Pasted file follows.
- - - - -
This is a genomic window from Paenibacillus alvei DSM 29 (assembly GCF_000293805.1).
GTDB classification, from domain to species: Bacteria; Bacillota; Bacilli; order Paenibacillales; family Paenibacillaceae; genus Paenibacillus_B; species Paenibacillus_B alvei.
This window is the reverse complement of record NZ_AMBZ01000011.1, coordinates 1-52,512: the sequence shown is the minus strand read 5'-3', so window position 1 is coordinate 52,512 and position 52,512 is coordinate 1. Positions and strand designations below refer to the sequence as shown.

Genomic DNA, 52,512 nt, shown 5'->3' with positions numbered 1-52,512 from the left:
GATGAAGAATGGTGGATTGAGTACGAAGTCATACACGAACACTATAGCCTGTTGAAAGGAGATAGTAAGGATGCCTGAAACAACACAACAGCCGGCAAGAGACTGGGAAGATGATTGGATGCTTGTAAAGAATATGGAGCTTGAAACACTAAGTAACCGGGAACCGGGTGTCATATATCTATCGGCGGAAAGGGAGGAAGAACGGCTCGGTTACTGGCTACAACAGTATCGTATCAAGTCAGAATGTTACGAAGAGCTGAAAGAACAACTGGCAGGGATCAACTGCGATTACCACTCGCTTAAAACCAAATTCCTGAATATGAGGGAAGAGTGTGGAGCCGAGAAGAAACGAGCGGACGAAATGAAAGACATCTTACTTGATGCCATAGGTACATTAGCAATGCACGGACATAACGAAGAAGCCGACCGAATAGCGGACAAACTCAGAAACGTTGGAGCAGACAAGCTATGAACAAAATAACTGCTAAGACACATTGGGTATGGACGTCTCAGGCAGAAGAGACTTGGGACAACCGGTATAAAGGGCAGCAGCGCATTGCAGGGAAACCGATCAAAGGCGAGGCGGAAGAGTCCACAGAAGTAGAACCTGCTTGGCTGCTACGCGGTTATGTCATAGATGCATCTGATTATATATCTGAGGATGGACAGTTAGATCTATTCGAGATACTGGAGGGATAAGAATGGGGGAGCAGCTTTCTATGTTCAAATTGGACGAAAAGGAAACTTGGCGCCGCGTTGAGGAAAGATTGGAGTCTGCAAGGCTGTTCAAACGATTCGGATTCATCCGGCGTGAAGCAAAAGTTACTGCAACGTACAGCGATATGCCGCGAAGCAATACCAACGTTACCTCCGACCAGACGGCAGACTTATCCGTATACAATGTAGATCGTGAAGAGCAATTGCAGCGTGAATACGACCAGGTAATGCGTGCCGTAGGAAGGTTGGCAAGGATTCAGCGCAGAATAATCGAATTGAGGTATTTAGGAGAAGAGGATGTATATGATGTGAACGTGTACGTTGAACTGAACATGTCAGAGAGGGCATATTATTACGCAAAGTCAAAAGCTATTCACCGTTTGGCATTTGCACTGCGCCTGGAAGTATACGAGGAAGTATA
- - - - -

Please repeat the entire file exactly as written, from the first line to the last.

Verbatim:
This is a genomic window from Paenibacillus alvei DSM 29 (assembly GCF_000293805.1).
GTDB classification, from domain to species: Bacteria; Bacillota; Bacilli; order Paenibacillales; family Paenibacillaceae; genus Paenibacillus_B; species Paenibacillus_B alvei.
This window is the reverse complement of record NZ_AMBZ01000011.1, coordinates 1-52,512: the sequence shown is the minus strand read 5'-3', so window position 1 is coordinate 52,512 and position 52,512 is coordinate 1. Positions and strand designations below refer to the sequence as shown.

Genomic DNA, 52,512 nt, shown 5'->3' with positions numbered 1-52,512 from the left:
GATGAAGAATGGTGGATTGAGTACGAAGTCATACACGAACACTATAGCCTGTTGAAAGGAGATAGTAAGGATGCCTGAAACAACACAACAGCCGGCAAGAGACTGGGAAGATGATTGGATGCTTGTAAAGAATATGGAGCTTGAAACACTAAGTAACCGGGAACCGGGTGTCATATATCTATCGGCGGAAAGGGAGGAAGAACGGCTCGGTTACTGGCTACAACAGTATCGTATCAAGTCAGAATGTTACGAAGAGCTGAAAGAACAACTGGCAGGGATCAACTGCGATTACCACTCGCTTAAAACCAAATTCCTGAATATGAGGGAAGAGTGTGGAGCCGAGAAGAAACGAGCGGACGAAATGAAAGACATCTTACTTGATGCCATAGGTACATTAGCAATGCACGGACATAACGAAGAAGCCGACCGAATAGCGGACAAACTCAGAAACGTTGGAGCAGACAAGCTATGAACAAAATAACTGCTAAGACACATTGGGTATGGACGTCTCAGGCAGAAGAGACTTGGGACAACCGGTATAAAGGGCAGCAGCGCATTGCAGGGAAACCGATCAAAGGCGAGGCGGAAGAGTCCACAGAAGTAGAACCTGCTTGGCTGCTACGCGGTTATGTCATAGATGCATCTGATTATATATCTGAGGATGGACAGTTAGATCTATTCGAGATACTGGAGGGATAAGAATGGGGGAGCAGCTTTCTATGTTCAAATTGGACGAAAAGGAAACTTGGCGCCGCGTTGAGGAAAGATTGGAGTCTGCAAGGCTGTTCAAACGATTCGGATTCATCCGGCGTGAAGCAAAAGTTACTGCAACGTACAGCGATATGCCGCGAAGCAATACCAACGTTACCTCCGACCAGACGGCAGACTTATCCGTATACAATGTAGATCGTGAAGAGCAATTGCAGCGTGAATACGACCAGGTAATGCGTGCCGTAGGAAGGTTGGCAAGGATTCAGCGCAGAATAATCGAATTGAGGTATTTAGGAGAAGAGGATGTATATGATGTGAACGTGTACGTTGAACTGAACATGTCAGAGAGGGCATATTATTACGCAAAGTCAAAAGCTATTCACCGTTTGGCATTTGCACTGCGCCTGGAAGTATACGAGGAAGTATA